FedEx flubs

police deliver

Undercover officers arrest suspect using shipment of pot sent to wrong address

July 05, 2008|By Gus G. Sentementes and Annie Linskey | Gus G. Sentementes and Annie Linskey,Sun reporters

When it absolutely, positively had to get there, someone in Florida used FedEx to ship marijuana to addresses in the Baltimore area. But the shipping company botched one of the deliveries, triggering an undercover operation that led to the arrest of a city man and the seizure of 600 pounds of the drug, police said yesterday.

Police were tipped off when four boxes were mistakenly delivered Tuesday to a Northeast Baltimore resident who opened one and discovered a "large shrink wrapped bundle of a green plant material," charging documents say. City officers and Maryland State Police troopers posed as FedEx employees the next day to snare the intended recipient of the 200-pound shipment.

A search yesterday of two addresses connected to the suspect, Richard Gwatidzo of the 4200 block of Diller Ave., yielded eight more FedEx packages containing nearly 400 pounds of marijuana, police said.

Maj. John Hess, a commander in the city Police Department's Violent Crime Impact Division, whose detectives led the investigation, estimated that marijuana sells for about $1,200 a pound on the street.

Across the country, law enforcement agencies routinely pursue drug dealers who use private shipping companies to move their illicit products or large amounts of cash across state lines. The Baltimore Police Department has a small unit of officers - known as the "parcel interdiction group" - who focus on "incoming and outgoing" parcels in Baltimore, Hess said.

"This year has been incredible, between marijuana, heroin and cash seizures," he said.

Shipping companies regularly cooperate with police and allow detectives to pose as their workers, according to news reports.

"We don't tolerate the illegal use of our network," said Matt Ceniceros, a FedEx spokesman. "When it is suspected that our network is abused, we work with the proper authorities to make sure it stops."

Police charging documents lay out the details of the marijuana-mailing mishap.

On Tuesday, two city police officers responded to an undisclosed address in Northeast Baltimore where a resident showed them four FedEx packages. One was open and contained suspected marijuana. The resident, who was not identified by police, was expecting FedEx packages, but not ones filled with marijuana, according to the documents.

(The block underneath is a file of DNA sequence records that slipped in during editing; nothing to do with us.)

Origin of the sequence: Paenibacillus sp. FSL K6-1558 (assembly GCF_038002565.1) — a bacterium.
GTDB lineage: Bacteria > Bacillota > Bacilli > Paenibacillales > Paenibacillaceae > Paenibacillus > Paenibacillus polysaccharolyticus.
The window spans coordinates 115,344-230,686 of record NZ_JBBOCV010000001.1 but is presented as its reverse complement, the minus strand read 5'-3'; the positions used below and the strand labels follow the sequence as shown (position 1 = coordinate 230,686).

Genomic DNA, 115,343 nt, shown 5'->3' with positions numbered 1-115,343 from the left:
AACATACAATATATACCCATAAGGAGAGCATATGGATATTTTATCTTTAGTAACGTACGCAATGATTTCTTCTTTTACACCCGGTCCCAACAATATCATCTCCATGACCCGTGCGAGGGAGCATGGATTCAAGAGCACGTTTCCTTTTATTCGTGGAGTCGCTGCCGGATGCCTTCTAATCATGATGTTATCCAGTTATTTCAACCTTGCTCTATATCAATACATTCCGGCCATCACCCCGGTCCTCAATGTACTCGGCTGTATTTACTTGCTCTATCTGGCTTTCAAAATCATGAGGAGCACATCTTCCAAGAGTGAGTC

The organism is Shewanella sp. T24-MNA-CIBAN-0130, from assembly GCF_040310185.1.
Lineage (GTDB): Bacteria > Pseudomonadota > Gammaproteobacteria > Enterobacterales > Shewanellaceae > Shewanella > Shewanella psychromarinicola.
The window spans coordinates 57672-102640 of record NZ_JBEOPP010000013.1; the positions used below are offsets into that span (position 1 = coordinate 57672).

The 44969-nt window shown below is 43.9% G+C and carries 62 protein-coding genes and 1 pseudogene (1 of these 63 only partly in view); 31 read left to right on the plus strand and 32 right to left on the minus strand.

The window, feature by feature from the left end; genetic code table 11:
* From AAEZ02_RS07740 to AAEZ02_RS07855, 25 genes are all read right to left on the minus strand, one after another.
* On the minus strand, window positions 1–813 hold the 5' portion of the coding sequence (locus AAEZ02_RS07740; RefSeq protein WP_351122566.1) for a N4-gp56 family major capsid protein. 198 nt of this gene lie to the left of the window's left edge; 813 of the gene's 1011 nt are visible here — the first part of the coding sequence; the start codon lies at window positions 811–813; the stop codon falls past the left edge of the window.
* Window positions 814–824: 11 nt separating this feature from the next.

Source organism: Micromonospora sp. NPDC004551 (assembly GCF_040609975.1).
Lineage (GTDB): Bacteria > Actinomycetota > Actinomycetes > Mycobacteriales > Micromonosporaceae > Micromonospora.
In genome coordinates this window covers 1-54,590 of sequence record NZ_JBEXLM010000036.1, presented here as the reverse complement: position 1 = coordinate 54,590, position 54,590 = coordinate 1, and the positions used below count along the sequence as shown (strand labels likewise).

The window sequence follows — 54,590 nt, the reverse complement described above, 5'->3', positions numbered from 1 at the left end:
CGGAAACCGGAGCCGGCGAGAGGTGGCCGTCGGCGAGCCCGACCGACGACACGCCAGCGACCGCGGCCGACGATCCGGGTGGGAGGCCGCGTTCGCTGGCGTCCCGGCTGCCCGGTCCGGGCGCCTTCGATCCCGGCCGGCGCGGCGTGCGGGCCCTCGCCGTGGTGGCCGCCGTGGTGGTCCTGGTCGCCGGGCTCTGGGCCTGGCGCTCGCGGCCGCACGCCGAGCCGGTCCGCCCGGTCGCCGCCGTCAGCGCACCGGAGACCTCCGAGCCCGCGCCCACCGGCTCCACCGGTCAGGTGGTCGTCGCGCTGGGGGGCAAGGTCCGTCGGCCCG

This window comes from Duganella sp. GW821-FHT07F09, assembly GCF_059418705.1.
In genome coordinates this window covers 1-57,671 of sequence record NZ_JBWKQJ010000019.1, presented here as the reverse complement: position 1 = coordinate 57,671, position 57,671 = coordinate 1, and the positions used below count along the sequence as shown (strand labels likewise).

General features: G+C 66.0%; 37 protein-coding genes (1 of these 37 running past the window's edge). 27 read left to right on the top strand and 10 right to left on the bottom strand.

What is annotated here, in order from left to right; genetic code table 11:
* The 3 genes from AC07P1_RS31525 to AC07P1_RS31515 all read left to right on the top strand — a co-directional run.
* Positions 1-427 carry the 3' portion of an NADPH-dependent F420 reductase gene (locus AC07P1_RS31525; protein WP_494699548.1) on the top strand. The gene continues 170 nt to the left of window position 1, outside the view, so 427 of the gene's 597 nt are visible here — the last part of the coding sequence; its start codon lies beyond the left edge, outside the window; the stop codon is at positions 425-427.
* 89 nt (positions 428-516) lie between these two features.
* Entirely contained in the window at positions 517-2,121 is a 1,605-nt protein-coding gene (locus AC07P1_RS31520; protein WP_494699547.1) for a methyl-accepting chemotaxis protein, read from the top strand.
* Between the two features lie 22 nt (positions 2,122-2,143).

"As the officers entered the residence, they immediately detected an odor that they knew to be marijuana," the documents state.

Officers confiscated the packages and took them back to the Northeastern District station for processing. The opened box weighed 38 pounds, while the others weighed in at 45, 55 and and 60 pounds - for a total of 198 pounds.

Looking for help on the case, the officers contacted a city detective who serves on Baltimore's High Intensity Drug Trafficking Area federal task force. Later that day, they tried to deliver the packages but were unsuccessful, the documents state.

The next day, a man who claimed to be the intended recipient of the packages called FedEx to ask about the status of his delivery. But a state trooper - posing as a FedEx employee - picked up the phone. The man told the trooper that his packages had not been delivered. The trooper told him they would arrive later that same day, between 1 p.m. and 3 p.m., police charging documents state.

About 2 p.m., a city police detective posing as a FedEx delivery truck driver pulled up in front of the address marked on the package: an office in the 3400 block of Belair Road.

As the detective stepped out of the truck holding one of the four packages, a man approached, stopped him and said: "That's my box," according to police. The man signed the FedEx receipt and then turned to walk away. A team of officers waiting in cars nearby swooped in and arrested him, according to police charging documents.

Gwatidzo, 30, was charged Thursday with possession of a large quantity of a controlled dangerous substance with intent to distribute, along with other drug-related charges. He is being held at the Central Booking and Intake Center on $1 million bail.

Police served search and seizure warrants at two addresses - the T. Ryan Art Institute in the 3400 block of Belair Road and a residence in the 10200 block of S. Dolfield Road in Owings Mills - where Gwatidzo allegedly received large packages of marijuana via two FedEx shipments recently, Hess said. In total, detectives seized eight more boxes that contained 398 pounds of marijuana from those locations, Hess said.

More charges could be lodged against Gwatidzo, including federal criminal sanctions, said Hess, who also credited Baltimore County police and agents of the U.S. Drug Enforcement Administration with working quickly together on the case.

The packages were shipped by someone in Pembroke Pines, Fla., Hess said. Pembroke Pines is a small community north of Miami. Investigators are working to determine the identity of the sender, he said.

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